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Release: Jan. 24, 2000

Scholars pen essays that envision future of international human rights

IOWA CITY, Iowa -- Various human rights scholars, including a University of Iowa emeritus professor, have contributed to produce a book of essays that imagines the future of international human rights. The book is an outgrowth of Global Focus: Human Rights '98, a yearlong commemoration of the Universal Declaration of Human Rights held at the UI last year.

Burns Weston, UI College of Law professor emeritus, and Stephen P. Marks, Harvard University professor of health and human rights, collaborated to edit "The Future of International Human Rights," a book that the editors say "provides for active discourse among and across a wide range of people." The book contains a forward written by Mary Robinson, United Nations High Commissioner for Human Rights and a poetic prologue by Marvin Bell, Flannery O'Connor Professor of Letters, UI Writers' Workshop.

The essays reflect upon the last 50 years of international human rights experience, analyze and assess emerging domains of international human rights law and practice and recommend innovative approaches to the enhancement of international human rights norms, institutions, and procedures for the future.

"The Future of International Human Rights" was conceived as a way to commemorate the 50th anniversary of the Universal Declaration of Human Rights, and the essays, the editors say, "are as diverse as the origins and identities of their authors. At the same time, they share a common commitment to the global quest for a legal, moral, and political culture that is based on universal respect for internationally recognized human rights."

"The Future of International Human Rights" is published by Transnational Publishers, Inc, New York, and is available now from the publisher, at a discount at Prairie Lights Bookstore, Iowa City, and online at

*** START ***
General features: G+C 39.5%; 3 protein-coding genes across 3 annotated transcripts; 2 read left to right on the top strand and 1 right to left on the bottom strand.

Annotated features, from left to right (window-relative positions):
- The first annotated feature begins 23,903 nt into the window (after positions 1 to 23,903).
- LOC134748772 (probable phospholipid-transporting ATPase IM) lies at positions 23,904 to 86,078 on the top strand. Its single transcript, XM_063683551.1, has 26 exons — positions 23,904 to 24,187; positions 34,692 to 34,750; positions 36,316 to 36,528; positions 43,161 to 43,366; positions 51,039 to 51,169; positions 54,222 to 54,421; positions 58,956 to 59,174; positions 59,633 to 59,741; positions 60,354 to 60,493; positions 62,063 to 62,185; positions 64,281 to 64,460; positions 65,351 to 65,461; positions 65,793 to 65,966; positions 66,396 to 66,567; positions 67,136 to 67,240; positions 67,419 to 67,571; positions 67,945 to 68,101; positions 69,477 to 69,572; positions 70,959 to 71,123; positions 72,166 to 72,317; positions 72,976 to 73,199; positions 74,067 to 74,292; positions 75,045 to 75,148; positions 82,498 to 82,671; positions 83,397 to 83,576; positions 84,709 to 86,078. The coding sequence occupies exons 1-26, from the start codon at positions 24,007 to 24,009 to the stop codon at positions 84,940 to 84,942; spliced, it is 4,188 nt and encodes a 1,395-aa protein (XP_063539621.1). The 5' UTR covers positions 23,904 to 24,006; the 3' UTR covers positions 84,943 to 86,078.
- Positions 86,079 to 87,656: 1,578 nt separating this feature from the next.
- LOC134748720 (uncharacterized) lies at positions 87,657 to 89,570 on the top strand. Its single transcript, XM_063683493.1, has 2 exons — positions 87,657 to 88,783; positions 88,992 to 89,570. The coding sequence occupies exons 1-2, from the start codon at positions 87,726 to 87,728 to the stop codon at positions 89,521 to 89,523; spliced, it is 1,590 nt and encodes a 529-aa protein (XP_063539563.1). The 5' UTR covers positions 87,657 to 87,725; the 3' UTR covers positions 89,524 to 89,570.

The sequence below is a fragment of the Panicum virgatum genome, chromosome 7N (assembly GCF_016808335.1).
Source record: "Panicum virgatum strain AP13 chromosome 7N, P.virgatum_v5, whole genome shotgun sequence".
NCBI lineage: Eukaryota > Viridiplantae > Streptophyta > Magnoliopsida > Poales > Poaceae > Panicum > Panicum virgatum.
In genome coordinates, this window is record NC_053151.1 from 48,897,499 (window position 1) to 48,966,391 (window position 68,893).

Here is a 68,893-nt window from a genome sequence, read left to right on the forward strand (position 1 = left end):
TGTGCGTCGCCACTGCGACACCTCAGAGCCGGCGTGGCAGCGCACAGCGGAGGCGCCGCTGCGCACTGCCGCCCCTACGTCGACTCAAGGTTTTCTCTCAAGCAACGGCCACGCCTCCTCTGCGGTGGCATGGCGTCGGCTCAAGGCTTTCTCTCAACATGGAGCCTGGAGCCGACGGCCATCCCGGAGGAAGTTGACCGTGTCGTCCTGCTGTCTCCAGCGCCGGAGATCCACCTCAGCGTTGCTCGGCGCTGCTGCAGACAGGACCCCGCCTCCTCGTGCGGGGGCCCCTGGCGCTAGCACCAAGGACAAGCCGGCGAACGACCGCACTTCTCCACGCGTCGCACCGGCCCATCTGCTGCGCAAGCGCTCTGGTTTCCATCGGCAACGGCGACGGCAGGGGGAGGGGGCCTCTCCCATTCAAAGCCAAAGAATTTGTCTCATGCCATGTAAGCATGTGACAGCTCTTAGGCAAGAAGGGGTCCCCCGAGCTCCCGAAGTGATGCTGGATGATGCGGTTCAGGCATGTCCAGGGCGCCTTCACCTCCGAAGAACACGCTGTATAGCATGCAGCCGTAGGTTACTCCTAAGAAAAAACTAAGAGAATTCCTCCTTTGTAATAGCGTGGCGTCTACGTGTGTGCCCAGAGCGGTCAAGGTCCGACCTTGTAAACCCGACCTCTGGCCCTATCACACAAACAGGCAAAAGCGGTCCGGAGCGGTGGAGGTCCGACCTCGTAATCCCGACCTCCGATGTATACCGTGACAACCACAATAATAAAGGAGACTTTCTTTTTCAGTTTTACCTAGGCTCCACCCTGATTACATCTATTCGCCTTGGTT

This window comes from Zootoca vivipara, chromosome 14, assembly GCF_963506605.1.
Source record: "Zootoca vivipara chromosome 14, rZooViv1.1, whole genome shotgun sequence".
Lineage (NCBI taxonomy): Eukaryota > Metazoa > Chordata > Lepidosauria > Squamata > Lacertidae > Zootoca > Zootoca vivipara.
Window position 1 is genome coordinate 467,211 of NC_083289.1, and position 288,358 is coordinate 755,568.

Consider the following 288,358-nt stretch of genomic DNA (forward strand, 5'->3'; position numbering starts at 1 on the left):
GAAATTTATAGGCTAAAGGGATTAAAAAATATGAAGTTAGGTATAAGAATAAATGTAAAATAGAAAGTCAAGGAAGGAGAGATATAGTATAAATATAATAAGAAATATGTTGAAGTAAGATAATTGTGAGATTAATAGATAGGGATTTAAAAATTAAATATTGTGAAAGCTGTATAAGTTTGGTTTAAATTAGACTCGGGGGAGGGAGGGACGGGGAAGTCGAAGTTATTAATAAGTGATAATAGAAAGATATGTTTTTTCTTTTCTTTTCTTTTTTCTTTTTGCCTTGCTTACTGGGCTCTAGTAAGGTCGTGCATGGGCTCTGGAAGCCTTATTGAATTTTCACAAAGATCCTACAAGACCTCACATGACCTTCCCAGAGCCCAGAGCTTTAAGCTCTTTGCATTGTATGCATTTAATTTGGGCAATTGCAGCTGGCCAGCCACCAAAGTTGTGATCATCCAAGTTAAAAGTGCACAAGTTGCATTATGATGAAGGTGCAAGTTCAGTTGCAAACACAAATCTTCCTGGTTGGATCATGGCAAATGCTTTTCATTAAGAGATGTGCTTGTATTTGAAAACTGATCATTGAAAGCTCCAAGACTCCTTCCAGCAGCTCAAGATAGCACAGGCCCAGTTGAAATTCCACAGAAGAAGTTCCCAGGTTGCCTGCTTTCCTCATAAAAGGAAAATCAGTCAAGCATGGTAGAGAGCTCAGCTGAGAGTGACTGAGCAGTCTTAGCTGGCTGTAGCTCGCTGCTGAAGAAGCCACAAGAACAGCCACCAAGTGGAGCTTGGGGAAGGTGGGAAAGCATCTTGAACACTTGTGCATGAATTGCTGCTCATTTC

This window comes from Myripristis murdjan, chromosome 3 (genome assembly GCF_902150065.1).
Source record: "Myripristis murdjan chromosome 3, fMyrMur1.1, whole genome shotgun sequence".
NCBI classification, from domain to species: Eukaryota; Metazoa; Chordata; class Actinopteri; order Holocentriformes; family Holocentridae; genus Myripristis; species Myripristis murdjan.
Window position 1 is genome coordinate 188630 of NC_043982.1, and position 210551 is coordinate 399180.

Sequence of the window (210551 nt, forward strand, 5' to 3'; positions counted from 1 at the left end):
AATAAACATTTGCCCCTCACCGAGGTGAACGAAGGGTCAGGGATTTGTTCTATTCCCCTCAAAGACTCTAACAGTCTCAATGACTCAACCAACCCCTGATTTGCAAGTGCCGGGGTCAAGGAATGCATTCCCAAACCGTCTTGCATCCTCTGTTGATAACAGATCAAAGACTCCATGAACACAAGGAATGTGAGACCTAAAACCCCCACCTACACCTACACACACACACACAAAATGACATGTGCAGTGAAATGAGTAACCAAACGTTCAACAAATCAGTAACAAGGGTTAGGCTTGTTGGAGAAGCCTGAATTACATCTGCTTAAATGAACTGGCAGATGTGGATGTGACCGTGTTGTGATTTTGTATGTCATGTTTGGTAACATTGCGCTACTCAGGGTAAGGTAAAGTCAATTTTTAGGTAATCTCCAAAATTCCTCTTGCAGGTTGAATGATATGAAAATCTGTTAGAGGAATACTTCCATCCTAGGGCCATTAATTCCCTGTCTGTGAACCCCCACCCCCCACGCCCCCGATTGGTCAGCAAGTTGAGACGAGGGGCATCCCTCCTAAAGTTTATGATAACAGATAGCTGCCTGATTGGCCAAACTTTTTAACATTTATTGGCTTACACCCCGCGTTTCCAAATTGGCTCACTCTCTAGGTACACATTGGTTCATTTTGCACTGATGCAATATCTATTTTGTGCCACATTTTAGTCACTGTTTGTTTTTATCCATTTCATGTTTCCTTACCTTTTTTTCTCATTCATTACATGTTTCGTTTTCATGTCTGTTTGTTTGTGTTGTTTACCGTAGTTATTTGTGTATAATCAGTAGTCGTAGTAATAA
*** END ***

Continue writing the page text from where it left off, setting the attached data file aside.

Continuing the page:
The essays and their contributors include: "A Half Century of Human Rights: Geopolitics and Values," Professor Richard Falk, Princeton University; "Capabilities, Human Rights, and the Universal Declaration," Professor Martha C. Nussbaum, University of Chicago; "The Universality of Human Rights in a Multicultured World: Toward Respectful Decision-Making," Professor Burns Weston; "Voices of Suffering, Fragmented Universality, and the Future of Human Rights," Professor Upendra Baxi, University of Warwick (United Kingdom); "Contesting Globalization: A Feminist Perspective on the Future of Human Rights," Anne Orford, University of Melbourne (Australia).

Also included are: "Globalization and Human Rights: Clash of Universal Aspirations and Special Interests," Senior Advocate Kamal Hossain, Supreme Court of Bangladesh; "Reflections on the Future of Economic, Social, and Cultural Rights," Professor Yozo Yokota, University of Tokyo; "Reflections on the Future of Civil and Political Rights," Professor Rein Mullerson, King's College (London); "Strengthening the Norms of International Humanitarian Law to Combat Impunity," Professor M. Cherif Bassiouni, De Paul University; "The United Nations and Human Rights: The Promise of Multilateral Diplomacy and Action," Professor Stephen Marks; "The Promise of Regional Human Rights Systems," Professor Dinah Shelton, University of Notre Dame; "Reconciliation and Justice: The South Africa Experience," Professor John Dugard, Leiden University (Netherlands); and "Human Rights and the Promise of Transnational Civil Society," Professor Julie A. Mertus, Ohio Northern University.